Android has its head in the sand with AbstractEmu malware rooting phones

Plus Microsoft funding community security to fill US skills gap


In Brief A new and dangerous form of malware for rooting Android phones has been spotted in 19 apps on Google's Play store, as well as in several in the Amazon Appstore, the Samsung Galaxy Store, and other third-party sites.

Dubbed AbstractEmu by bug-hunters at Lookout, who first spotted the code, the malware would give full access to all functions on an Android device and would be almost impossible to remove without doing a full system wipe. One of the infected apps, Lite Launcher, already had over 10,000 downloads before it was removed from the store.

"We think the actors are a well-resourced group with financial motivation," Lookout said. "Their code-base and evasion techniques – such as the use of burner emails, names, phone numbers and pseudonyms – are quite sophisticated. We also found parallels between the malware and banking trojans, such as the untargeted distribution of their apps and the permissions they seek."

The malware uses already-patched flaws in Android, so update the OS as soon as possible.

Hive ransomware targets Linux and FreeBSD

The criminals behind the Hive ransomware strain have apparently widened their ambitions and are now targeting open-source systems.

Security shop ESET reported that the ransomware is now available in Linux and FreeBSD flavours, which represents a widening of targets, as the gang previously just went for Windows operating systems. "Just like the Windows version, these variants are written in #Golang, but the strings, package names and function names have been obfuscated, likely with gobfuscate," it said.

Luckily the new variant appears to be in a development phase and isn't particularly well written, often failing to encrypt targeted systems. It supports only one command line parameter, compared to five for Windows systems, and requires full root access to work. Still, one to watch.

EU issued COVID passport to Adolf Hitler

The European Union has launched an investigation after someone generated EU Green Pass vaccine passports for Adolf Hitler and Mickey Mouse.

This week Italian news agency ANSA reported that there was a thriving black market in COVID passports using the official encryption system. Several people also spotted a vaccine QR code for Adolf Hitler and Mickey Mouse in circulation that appeared to be valid and the European Union has now confirmed something has gone rather seriously wrong with its system and shut down those two accounts.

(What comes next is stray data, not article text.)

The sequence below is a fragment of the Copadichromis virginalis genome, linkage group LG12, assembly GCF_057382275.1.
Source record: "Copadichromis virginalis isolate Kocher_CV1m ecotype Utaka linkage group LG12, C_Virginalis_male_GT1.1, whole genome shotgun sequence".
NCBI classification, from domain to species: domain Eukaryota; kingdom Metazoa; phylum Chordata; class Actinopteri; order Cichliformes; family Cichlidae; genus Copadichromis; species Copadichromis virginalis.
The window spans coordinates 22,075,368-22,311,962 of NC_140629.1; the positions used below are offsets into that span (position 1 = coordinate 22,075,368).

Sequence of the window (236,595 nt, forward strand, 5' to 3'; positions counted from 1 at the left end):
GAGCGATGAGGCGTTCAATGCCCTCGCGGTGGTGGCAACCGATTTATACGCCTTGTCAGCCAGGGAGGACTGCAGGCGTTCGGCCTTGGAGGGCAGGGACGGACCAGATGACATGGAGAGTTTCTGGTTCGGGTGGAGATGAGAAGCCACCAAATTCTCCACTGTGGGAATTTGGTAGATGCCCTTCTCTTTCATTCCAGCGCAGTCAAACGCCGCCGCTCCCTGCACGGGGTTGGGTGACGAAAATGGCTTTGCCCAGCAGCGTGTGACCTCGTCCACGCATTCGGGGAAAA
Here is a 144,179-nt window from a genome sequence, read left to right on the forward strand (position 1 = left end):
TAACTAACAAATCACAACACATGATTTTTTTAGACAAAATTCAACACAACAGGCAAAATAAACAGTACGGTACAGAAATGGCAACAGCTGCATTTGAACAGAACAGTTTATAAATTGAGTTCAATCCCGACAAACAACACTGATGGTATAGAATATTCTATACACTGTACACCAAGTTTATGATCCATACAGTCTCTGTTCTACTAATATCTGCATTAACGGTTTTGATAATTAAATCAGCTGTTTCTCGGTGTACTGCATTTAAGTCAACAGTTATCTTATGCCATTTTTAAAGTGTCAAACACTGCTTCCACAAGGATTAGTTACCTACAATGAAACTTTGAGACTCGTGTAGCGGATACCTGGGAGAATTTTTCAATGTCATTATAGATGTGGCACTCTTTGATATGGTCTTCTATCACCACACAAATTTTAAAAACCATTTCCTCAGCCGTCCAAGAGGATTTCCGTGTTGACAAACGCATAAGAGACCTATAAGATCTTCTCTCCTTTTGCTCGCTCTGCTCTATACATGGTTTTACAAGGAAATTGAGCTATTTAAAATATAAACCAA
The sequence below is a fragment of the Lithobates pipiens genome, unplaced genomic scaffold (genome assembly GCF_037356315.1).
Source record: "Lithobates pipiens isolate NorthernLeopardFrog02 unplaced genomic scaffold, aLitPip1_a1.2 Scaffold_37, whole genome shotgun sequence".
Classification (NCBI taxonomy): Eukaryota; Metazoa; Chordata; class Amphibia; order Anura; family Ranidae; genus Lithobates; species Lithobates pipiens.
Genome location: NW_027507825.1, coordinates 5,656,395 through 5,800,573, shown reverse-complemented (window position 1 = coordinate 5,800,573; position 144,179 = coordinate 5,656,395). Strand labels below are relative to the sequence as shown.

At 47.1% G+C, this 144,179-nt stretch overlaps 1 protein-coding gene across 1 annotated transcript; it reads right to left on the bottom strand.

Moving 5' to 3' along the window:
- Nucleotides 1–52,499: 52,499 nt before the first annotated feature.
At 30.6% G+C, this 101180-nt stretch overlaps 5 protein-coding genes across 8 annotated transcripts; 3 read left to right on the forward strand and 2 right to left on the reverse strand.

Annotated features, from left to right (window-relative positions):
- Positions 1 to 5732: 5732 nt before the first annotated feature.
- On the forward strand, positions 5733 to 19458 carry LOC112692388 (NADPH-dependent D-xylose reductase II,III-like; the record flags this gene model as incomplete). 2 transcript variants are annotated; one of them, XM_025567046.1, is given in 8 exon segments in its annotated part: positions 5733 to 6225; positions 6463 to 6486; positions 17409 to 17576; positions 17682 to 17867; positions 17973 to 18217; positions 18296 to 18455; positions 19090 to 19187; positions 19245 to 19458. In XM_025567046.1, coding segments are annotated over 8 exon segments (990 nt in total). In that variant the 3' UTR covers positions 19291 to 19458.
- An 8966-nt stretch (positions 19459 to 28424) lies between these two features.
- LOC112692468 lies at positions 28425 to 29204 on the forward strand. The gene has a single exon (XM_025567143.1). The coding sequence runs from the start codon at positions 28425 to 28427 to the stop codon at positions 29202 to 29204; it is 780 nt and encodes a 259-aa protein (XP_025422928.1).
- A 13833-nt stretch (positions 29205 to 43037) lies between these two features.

"According to the information available, the cryptographic keys used to sign certificates have not been compromised," the European Commission told Threatpost. "This incident is caused by an illegal activity and not by a technical failure. Together with the Member States, we reaffirm our full trust in the EU Digital COVID Certificate system."

For security look, to the community

And finally, in some good news, Microsoft's president Brad Smith announced this week that the biz is going to make cybersecurity training free at all community colleges in the US and offer 10,000 scholarships to study for low-income students and veterans.

"For almost every two cybersecurity jobs in the United States today, a third job is sitting empty because of a shortage of skilled people," he said. "It's like going into baseball's World Series with only six players on the field when the other team has all nine."

Community colleges are being targeted because they are in every state, more affordable, and notably more diverse than bigger educational institutions. As a test Microsoft is also training up staff at 150 colleges to give them a head start and then plans to expand the scheme further. Support awards will be made to a total of 25,000 students.

Microsoft is now the most valuable company in the world by the way. Nice to see it's using all that for something useful. ®

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